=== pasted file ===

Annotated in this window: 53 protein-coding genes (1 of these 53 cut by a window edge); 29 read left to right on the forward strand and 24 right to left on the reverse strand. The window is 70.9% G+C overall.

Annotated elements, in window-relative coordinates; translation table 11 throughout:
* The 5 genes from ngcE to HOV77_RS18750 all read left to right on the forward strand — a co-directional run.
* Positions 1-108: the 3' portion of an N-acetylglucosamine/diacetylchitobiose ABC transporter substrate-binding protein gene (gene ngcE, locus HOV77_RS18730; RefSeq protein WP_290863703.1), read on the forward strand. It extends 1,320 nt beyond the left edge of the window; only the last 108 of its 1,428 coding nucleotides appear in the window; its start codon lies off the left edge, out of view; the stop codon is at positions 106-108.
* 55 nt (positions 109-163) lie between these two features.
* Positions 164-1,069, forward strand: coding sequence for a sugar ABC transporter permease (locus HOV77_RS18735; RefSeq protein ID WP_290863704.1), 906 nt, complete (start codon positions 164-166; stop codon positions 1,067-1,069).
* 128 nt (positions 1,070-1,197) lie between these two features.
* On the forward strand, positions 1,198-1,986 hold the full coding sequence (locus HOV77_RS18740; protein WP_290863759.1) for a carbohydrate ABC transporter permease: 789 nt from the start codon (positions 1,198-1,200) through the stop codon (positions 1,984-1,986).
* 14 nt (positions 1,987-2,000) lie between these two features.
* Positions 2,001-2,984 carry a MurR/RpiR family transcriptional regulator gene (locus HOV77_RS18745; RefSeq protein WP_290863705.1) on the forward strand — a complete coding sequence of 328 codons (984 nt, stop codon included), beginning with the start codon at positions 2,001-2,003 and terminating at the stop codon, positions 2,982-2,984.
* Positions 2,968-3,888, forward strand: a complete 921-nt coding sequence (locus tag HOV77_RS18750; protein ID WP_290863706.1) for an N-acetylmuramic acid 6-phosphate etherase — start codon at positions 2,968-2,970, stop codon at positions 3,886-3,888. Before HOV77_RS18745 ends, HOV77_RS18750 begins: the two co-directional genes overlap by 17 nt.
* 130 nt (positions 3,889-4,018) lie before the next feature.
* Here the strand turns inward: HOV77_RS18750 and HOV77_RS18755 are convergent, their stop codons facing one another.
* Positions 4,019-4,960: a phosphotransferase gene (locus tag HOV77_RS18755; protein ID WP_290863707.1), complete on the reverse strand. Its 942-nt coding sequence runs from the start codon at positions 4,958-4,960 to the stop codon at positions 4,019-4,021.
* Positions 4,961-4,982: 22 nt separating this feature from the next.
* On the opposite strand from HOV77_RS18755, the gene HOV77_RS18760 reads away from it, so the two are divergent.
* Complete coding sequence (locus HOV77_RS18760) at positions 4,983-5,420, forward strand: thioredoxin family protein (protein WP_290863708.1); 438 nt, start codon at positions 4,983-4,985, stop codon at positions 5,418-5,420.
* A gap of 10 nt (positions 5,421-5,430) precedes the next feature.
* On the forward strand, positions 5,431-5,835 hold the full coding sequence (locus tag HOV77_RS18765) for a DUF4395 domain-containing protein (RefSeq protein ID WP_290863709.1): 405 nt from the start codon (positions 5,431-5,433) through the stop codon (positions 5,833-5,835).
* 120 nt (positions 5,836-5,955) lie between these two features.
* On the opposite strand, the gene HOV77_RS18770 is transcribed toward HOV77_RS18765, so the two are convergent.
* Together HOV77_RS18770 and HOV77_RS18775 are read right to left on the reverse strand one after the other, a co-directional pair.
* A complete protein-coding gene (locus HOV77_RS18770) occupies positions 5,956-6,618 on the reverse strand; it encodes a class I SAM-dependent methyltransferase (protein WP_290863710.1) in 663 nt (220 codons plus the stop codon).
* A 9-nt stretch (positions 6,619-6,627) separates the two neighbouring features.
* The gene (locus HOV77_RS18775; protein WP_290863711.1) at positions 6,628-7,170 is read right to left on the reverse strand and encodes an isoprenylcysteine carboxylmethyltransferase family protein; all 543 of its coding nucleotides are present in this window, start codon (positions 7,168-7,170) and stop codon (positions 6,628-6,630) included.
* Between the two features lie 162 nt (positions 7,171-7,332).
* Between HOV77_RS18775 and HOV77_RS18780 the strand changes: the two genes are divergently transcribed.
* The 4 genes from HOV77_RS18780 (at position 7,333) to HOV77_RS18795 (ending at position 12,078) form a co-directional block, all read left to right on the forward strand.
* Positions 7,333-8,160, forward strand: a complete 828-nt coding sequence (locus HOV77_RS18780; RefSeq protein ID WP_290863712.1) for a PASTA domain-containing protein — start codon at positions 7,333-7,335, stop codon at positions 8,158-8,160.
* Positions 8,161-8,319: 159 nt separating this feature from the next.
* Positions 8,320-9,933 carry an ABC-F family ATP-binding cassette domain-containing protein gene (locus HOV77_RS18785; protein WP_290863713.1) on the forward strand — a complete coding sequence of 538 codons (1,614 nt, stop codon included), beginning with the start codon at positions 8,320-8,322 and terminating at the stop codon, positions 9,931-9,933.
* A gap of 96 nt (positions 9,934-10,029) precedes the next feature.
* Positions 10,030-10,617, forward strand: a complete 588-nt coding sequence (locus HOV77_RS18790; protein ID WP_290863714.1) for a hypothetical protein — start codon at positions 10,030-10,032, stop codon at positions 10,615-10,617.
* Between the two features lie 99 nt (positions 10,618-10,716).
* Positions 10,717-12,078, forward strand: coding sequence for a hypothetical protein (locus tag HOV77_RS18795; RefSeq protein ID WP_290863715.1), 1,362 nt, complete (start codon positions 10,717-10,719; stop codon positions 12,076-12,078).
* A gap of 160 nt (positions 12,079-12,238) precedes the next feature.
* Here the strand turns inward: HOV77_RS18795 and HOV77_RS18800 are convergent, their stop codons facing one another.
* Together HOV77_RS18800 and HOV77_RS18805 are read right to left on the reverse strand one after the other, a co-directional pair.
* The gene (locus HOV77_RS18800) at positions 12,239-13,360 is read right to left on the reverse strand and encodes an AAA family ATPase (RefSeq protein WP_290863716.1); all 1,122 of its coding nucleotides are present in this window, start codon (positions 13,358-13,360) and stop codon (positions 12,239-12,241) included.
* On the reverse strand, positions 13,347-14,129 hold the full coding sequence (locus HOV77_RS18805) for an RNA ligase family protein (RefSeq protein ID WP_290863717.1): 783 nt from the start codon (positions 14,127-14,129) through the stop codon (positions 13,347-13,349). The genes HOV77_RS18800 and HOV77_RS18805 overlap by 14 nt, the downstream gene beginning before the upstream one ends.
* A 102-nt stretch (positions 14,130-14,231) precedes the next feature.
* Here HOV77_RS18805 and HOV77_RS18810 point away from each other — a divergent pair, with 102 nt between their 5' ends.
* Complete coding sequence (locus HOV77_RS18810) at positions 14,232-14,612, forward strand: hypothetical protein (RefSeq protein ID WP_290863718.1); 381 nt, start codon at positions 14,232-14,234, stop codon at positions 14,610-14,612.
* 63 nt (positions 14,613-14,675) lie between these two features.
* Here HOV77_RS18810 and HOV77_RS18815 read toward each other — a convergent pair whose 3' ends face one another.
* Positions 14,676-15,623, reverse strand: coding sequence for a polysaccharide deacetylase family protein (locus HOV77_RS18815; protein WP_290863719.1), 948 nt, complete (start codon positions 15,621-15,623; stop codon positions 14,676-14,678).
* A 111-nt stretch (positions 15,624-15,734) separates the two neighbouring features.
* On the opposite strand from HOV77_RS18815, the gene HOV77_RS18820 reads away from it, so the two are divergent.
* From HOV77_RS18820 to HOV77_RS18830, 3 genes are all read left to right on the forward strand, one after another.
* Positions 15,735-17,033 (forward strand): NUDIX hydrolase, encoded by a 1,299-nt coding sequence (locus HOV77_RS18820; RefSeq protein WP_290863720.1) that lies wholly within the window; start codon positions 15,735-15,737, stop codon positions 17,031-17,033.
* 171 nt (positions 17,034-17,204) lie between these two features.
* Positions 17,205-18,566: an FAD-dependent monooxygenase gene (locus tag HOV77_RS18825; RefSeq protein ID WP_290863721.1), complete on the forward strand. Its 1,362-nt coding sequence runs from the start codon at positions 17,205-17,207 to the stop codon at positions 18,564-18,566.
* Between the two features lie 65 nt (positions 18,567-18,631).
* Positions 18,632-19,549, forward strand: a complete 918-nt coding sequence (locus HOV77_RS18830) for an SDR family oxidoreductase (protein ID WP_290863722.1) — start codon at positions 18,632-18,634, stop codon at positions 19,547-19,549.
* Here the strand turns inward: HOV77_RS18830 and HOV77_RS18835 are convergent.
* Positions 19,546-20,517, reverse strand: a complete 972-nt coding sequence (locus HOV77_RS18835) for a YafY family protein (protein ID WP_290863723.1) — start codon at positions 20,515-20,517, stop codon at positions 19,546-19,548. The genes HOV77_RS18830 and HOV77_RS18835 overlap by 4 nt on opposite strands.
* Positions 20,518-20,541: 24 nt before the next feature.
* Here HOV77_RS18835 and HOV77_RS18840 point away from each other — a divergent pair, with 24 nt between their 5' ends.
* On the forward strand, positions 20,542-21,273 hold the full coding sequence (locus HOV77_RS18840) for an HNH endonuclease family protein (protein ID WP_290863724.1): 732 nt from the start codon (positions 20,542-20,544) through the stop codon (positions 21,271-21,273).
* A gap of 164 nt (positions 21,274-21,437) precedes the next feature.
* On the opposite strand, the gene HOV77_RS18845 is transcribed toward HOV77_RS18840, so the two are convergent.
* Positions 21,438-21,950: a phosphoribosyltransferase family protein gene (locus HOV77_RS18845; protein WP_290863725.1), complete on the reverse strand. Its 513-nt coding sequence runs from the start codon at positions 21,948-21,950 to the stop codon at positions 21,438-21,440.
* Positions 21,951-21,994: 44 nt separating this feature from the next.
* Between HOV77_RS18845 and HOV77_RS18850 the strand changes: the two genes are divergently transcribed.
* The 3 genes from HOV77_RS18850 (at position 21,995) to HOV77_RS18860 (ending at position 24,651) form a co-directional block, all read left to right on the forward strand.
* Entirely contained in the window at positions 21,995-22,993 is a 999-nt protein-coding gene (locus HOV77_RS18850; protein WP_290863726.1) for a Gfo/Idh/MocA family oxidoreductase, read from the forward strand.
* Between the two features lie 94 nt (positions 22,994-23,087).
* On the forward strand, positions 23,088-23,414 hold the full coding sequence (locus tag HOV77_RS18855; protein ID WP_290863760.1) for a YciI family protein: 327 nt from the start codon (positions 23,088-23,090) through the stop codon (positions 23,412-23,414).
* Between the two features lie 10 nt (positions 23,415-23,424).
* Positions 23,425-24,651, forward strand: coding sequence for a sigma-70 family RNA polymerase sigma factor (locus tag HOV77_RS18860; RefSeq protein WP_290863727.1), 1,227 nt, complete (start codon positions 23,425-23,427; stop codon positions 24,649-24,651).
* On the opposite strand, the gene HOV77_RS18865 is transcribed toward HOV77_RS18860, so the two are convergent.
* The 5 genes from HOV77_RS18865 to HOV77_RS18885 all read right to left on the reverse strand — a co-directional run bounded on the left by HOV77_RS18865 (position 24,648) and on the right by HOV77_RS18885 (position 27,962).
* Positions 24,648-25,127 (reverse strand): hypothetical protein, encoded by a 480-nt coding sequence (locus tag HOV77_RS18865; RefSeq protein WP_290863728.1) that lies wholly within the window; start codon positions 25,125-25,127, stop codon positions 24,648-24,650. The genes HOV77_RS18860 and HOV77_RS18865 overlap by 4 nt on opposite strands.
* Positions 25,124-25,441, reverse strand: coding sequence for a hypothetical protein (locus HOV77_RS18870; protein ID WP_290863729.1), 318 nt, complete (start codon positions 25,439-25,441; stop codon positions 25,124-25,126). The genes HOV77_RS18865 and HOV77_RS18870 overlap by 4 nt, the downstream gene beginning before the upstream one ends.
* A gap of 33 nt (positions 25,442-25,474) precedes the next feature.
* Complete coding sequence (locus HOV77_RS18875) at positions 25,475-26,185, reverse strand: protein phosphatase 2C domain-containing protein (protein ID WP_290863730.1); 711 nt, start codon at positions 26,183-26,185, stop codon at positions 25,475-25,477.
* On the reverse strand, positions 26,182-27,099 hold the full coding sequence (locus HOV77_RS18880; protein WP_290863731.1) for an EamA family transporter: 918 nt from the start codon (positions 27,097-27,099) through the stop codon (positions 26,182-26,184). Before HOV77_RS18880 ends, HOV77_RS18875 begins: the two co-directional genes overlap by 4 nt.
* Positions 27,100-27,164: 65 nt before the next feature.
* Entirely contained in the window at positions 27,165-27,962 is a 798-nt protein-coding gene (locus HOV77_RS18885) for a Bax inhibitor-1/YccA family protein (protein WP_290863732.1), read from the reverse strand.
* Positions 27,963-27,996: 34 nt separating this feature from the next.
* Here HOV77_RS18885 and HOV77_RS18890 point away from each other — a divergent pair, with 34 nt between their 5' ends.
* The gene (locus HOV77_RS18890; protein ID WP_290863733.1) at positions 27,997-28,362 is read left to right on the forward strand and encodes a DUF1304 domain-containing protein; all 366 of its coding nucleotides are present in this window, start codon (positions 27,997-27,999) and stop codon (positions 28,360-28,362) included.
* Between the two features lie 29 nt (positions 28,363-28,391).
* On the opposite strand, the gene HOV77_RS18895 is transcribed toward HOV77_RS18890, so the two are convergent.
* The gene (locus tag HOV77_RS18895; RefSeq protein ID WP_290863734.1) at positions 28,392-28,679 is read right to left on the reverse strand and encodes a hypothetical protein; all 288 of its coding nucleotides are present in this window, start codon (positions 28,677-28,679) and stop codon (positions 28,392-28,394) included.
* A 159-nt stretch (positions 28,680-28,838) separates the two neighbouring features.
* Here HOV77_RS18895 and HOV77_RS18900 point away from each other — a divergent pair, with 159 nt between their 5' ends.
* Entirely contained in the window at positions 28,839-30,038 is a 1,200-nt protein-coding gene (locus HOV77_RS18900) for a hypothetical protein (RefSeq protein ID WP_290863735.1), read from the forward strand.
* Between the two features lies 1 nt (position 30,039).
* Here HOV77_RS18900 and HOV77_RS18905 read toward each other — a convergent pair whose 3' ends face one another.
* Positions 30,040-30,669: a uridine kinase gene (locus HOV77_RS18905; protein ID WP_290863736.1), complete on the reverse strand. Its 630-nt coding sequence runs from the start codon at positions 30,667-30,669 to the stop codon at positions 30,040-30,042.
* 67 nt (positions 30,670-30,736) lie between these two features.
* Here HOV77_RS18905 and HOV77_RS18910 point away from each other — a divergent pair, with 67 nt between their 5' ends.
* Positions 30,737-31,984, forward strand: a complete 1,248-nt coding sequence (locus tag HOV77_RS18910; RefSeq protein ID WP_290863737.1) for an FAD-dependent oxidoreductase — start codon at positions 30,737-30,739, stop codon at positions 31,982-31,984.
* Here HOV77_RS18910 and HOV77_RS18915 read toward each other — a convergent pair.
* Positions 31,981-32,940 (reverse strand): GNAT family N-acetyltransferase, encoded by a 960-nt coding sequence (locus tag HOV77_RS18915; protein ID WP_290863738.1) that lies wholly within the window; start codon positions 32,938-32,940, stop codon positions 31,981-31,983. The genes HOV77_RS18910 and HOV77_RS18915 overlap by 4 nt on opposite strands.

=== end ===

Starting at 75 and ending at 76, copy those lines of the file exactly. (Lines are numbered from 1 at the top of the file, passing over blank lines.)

* A gap of 33 nt (positions 25,442-25,474) precedes the next feature.
* Complete coding sequence (locus HOV77_RS18875) at positions 25,475-26,185, reverse strand: protein phosphatase 2C domain-containing protein (protein ID WP_290863730.1); 711 nt, start codon at positions 26,183-26,185, stop codon at positions 25,475-25,477.